Offer water? Sure, but otherwise, stay away from managing someone else’s dog.
In someone else’s house, you’re supposed to be on your best behavior. But spend enough time in someone else’s blind or grouse cover hunting with their dog, and everybody becomes a critic. Here are four tried-and-true guidelines for minding your manners when it comes to another hunter’s gun dog.
1. Ask first
Sure, offer to help, but let the dog’s owner tell you what to do and when, whether it’s feeding, doctoring or field etiquette. Ask about shooting wild flushes, or shooting over a broken point. A dog that crashes from the blind too soon is another instance where the owner should dictate protocol.
2. Bite your tongue
Keep criticism to yourself. If your dog was the better canine, you’d be hunting behind him. The same goes for commands, which usually have no impact coming from a stranger. Discipline from you has little training value, but can still ruin a friendship.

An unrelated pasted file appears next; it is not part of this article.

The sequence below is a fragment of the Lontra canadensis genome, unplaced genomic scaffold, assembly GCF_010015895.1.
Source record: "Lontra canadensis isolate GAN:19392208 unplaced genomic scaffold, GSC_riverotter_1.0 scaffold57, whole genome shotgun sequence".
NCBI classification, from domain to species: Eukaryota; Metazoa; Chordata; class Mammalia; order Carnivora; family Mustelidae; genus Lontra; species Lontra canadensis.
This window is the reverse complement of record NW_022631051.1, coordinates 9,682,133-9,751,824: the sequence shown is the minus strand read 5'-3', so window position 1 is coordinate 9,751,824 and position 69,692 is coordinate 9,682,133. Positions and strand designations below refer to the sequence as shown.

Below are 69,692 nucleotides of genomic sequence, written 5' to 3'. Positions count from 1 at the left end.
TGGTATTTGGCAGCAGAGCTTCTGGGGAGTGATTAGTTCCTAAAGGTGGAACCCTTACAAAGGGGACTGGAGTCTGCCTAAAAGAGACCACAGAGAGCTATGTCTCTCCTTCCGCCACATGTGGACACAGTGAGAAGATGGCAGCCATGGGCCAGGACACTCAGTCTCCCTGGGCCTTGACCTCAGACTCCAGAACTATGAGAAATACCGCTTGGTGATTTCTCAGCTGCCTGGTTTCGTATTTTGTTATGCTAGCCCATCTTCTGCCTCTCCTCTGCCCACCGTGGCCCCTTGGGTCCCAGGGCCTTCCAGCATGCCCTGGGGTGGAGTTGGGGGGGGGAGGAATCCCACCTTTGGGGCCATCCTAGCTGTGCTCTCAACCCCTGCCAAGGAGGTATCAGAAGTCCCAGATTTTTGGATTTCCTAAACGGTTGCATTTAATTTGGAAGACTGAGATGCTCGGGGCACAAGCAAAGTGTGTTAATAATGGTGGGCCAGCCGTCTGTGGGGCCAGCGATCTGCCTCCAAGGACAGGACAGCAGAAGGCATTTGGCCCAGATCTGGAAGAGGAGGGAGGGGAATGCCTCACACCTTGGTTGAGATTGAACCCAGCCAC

3. Dodge the retrieve
Most dogs won’t bring a shot bird to you even if you did the shooting. Help a dog retrieve to his owner like he’s supposed to by turning away if he comes toward you with a bird. It eliminates confusion and ensures a solid fetch.
4. No food treats
You may be interfering with your buddy’s training strategy, and a dog might even be allergic to certain snacks. One thing you can almost always do is offer up a “Good dog.” A scratch behind the ear, a stroke on the back, or some water from your canteen are always welcome.
And don’t forget the other obligation of a good guest: At the end of a hunt, ensure another invitation with a bottle of something old from Scotland or Kentucky for your human host. Be a good guest out there, and everyone goes home happy—even the dog.